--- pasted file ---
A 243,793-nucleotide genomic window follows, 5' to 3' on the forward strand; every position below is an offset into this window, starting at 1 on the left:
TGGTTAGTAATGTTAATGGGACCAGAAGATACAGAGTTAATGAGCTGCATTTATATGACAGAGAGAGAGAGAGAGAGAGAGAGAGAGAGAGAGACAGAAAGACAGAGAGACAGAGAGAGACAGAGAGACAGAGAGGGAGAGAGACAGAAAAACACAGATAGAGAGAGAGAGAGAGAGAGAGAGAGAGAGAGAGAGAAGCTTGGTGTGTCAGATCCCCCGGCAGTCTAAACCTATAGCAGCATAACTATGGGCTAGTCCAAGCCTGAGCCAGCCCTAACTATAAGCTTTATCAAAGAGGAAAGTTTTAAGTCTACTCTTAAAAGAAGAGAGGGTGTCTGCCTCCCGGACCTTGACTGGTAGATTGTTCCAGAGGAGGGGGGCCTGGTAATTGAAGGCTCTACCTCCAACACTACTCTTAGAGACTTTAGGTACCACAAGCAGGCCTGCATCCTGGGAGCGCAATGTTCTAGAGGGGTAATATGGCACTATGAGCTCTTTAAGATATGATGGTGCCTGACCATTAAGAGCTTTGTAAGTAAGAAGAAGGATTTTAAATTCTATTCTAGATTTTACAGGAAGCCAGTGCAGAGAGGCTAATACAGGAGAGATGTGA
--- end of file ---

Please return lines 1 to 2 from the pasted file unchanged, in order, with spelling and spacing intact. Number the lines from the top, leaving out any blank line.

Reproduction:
A 243,793-nucleotide genomic window follows, 5' to 3' on the forward strand; every position below is an offset into this window, starting at 1 on the left:
TGGTTAGTAATGTTAATGGGACCAGAAGATACAGAGTTAATGAGCTGCATTTATATGACAGAGAGAGAGAGAGAGAGAGAGAGAGAGAGAGAGACAGAAAGACAGAGAGACAGAGAGAGACAGAGAGACAGAGAGGGAGAGAGACAGAAAAACACAGATAGAGAGAGAGAGAGAGAGAGAGAGAGAGAGAGAGAGAAGCTTGGTGTGTCAGATCCCCCGGCAGTCTAAACCTATAGCAGCATAACTATGGGCTAGTCCAAGCCTGAGCCAGCCCTAACTATAAGCTTTATCAAAGAGGAAAGTTTTAAGTCTACTCTTAAAAGAAGAGAGGGTGTCTGCCTCCCGGACCTTGACTGGTAGATTGTTCCAGAGGAGGGGGGCCTGGTAATTGAAGGCTCTACCTCCAACACTACTCTTAGAGACTTTAGGTACCACAAGCAGGCCTGCATCCTGGGAGCGCAATGTTCTAGAGGGGTAATATGGCACTATGAGCTCTTTAAGATATGATGGTGCCTGACCATTAAGAGCTTTGTAAGTAAGAAGAAGGATTTTAAATTCTATTCTAGATTTTACAGGAAGCCAGTGCAGAGAGGCTAATACAGGAGAGATGTGA